\[\blacksquare\]

2.5.5. (Local compactness) A metric space \(X\) is said to be locally compact if every point of \(X\) has a compact neighborhood. Show that \(\mathbb{R}\) and \(\mathbb{C}\) and, more generally, \(\mathbb{R}^n\) and \(\mathbb{C}^n\) are locally compact.

Proof:

Take \(x \in \mathbb{R}\). Then, for any \(\epsilon>0\), the set \([x-\epsilon, x+\epsilon]\) is closed and bounded and contains the \(\epsilon\)-neighbourhood, and is thus a compact neighbourhood of \(x\). Thus \(\mathbb{R}\) is locally compact.

Take \(x \in \mathbb{R}^n\). For any \(\epsilon>0\), the closed ball \(\bar{B}(x, \epsilon)\) contains the open \(\epsilon\)-neighbourhood \(B(x,\epsilon)\) and is thus a compact neighbourhood of \(x\). Thus \(\mathbb{R}^n\) is locally compact.

\[\blacksquare\]

2.5.6. Show that a compact metric space \(X\) is locally compact.

Proof:

The neighbourhood of a point \(x\) is defined as a set which contains an open ball centered on \(x\) (or open set containing \(x\)).

Since any open ball around \(x \in X\) is also contained in the set \(X\), \(X\) is a neighbourhood of \(x\). Since \(X\) is compact, \(x\) has a compact neighbourhood, implying that \(X\) is locally compact.

\[\blacksquare\]

2.5.7. If \(\dim Y < \infty\) in Riesz’s lemma 2.5-4, show that one can even choose \(\theta = 1\).

Proof:

(TODO)

\[\blacksquare\]

2.5.8. In Prob. 7, Sec. 2.4, show directly (without using 2.4-5) that there is an \(a > 0\) such that \(a {\|x\|}_2 \leq \|x\|\). (Use 2.5-7.)

Proof:

Norms are continuous. If \(f(x)=\frac{\|x\|}{ {\|x\|}_2}\) is also continuous, assuming that \({\|x\|}_2 \neq 0\). Assume a compact subset \(M \subset X\); then \(f(M)\) is also compact, and thus contains a maximum and a minimum value. Specifically, it contains a infimum, call it \(a\). Then we have:

\[f(x) = \frac{\|x\|}{ {\|x\|}_2} \geq a \\ {\|x\|} \geq a {\|x\|}_2\]

If \({\|x\|}_2 =0\), then obviously \({\|x\|} \geq a {\|x\|}_2 = 0\).

\[\blacksquare\]

2.5.9. If \(X\) is a compact metric space and \(M \subset X\) is closed, show that \(M\) is compact.

Proof:

Every sequence in \(X\) has a convergent subsequence.

Choose an arbitrary sequence \((x_n) \subset M\). Since \((x_n) \subset X\), it has a convergent subsequence \((x_{n_k}\), therefore this subsequence has a limit point \(x\).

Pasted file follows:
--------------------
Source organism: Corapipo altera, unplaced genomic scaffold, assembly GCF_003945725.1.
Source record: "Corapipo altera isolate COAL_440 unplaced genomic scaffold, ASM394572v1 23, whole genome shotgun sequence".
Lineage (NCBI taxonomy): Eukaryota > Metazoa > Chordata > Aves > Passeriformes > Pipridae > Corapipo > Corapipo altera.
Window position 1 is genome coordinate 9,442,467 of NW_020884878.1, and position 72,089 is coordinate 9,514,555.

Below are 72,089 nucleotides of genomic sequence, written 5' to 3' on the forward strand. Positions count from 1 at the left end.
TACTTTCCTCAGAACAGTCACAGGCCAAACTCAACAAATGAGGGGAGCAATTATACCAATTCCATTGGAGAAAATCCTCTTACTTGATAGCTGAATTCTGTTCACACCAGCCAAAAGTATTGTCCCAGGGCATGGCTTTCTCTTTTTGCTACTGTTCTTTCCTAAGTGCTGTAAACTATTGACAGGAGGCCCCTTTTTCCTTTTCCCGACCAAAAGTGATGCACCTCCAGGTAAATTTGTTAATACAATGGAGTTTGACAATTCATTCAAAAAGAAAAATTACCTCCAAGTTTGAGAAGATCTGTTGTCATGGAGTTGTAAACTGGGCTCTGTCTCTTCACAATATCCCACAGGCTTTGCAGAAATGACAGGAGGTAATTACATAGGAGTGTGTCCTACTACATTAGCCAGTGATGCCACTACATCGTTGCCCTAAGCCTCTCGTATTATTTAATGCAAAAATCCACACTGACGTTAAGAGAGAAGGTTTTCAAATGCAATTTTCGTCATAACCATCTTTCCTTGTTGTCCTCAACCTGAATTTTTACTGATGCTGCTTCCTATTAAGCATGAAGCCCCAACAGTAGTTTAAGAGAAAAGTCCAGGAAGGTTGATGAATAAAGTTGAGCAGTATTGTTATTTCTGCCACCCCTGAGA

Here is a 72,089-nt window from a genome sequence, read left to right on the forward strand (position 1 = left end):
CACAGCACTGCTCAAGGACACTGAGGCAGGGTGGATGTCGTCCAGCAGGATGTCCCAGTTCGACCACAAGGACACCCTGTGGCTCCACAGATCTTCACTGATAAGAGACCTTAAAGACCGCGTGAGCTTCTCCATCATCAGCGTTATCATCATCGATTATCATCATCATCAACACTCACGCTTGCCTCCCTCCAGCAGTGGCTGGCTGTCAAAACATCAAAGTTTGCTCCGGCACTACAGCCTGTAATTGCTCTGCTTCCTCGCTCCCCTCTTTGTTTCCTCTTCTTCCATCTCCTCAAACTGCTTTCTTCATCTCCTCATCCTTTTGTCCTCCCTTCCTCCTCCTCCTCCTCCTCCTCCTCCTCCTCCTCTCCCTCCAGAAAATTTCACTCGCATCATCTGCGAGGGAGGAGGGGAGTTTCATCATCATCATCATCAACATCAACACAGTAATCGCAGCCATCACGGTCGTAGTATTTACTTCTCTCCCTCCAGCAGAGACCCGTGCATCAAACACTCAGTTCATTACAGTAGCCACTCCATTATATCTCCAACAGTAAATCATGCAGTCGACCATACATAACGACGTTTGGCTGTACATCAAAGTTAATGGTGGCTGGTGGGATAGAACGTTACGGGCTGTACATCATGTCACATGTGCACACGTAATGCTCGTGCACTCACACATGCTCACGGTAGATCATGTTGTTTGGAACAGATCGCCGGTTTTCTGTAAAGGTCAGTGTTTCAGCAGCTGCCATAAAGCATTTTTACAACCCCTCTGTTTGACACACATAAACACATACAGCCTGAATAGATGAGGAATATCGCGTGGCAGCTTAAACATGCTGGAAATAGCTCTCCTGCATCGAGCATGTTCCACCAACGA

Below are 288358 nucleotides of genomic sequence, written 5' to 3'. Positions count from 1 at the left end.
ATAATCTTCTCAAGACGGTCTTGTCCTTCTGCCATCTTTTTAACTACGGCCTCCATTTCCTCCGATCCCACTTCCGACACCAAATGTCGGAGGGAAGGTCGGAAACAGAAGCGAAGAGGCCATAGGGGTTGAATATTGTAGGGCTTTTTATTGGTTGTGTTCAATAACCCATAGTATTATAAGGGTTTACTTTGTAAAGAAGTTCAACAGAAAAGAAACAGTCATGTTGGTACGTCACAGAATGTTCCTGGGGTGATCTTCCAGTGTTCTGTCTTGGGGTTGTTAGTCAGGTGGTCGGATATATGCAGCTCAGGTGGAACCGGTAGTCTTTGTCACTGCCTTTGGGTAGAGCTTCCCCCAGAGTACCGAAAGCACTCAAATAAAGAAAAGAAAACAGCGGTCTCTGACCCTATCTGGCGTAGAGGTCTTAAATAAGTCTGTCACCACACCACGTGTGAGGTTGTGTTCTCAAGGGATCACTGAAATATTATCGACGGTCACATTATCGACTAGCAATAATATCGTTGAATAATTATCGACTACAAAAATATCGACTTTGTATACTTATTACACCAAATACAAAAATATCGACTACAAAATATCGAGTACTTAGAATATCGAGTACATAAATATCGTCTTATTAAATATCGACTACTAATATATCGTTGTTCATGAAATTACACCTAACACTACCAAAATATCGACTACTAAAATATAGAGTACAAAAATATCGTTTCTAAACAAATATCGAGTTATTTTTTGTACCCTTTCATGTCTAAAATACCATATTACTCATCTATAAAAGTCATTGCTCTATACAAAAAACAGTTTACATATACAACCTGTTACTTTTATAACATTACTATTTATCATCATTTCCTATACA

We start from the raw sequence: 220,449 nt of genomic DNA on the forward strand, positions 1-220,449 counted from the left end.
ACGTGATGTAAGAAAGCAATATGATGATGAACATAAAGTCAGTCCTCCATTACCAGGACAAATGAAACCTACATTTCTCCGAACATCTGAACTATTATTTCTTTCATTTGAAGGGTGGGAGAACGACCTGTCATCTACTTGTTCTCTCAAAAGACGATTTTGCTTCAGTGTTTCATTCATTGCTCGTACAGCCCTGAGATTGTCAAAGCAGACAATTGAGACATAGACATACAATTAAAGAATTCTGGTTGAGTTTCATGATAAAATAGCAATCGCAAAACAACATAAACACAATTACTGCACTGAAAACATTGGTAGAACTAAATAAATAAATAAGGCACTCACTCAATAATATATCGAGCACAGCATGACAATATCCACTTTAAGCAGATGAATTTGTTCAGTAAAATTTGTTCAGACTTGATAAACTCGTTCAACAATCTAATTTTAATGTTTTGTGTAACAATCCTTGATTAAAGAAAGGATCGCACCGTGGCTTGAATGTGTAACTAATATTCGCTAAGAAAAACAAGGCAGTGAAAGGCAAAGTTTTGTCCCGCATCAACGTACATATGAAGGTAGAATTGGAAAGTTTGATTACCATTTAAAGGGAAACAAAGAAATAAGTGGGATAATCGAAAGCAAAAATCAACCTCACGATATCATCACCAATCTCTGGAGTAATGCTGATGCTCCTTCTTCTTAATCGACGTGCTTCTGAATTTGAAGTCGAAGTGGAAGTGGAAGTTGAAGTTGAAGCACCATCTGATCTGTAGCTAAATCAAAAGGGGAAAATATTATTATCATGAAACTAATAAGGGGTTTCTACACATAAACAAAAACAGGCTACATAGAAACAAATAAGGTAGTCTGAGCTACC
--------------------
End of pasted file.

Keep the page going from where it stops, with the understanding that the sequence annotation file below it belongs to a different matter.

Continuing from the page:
We note that \((x_{n_k}) \subset M\).

Since \(M\) is closed, it contains all its limit points, thus \(x \in M\). Thus \(M\) contains the limit of this subsequence as well. Thus the sequence \((x_n)\) has a convergent subsequence in \(M\). Since \((x_n)\) is arbitrary, all sequences in \(M\) have convergent subsequences. Thus, \(M\) is compact.

\[\blacksquare\]

2.5.10. Let \(X\) and \(Y\) be metric spaces, \(X\) compact, and \(T: X \rightarrow Y\) bijective and continuous. Show that \(T\) is a homeomorphism (cf. Prob. 5, Sec. 1.6).

Proof:

For \(T\) to be a homeomorphism, its inverse should be continuous.

\(X\) is compact and \(T\) is continuous, thus \(T(X)\) is compact. Choose any sequence \((x_n) \subset X\). Since \(X\) is compact, \((x_n)\) contains a convergent subsequence \((x_{n_k})\) which converges to \(x\). Since continuous functions map convergent sequences to convergent sequences, \((y_{n_k}) = T((x_{n_k}))\) is a convergent sequence.

Now we define \(T^{-1}\) as \(T^{-1}: (y_{n_k}) \mapsto (x_{n_k})\). We know that if a function is continuous if and only if it maps convergent sequences to convergent sequences.

Since both \((x_{n_k})\) and \((y_{n_k})\) are convergent sequences, \(T^{-1}\) is continuous at \(x\).

Since \((x_n)\) was arbitrarily chosen, \(T\) is a homeomorphism.

\[\blacksquare\]
tags: Mathematics - Proof - Functional Analysis - Pure Mathematics - Kreyszig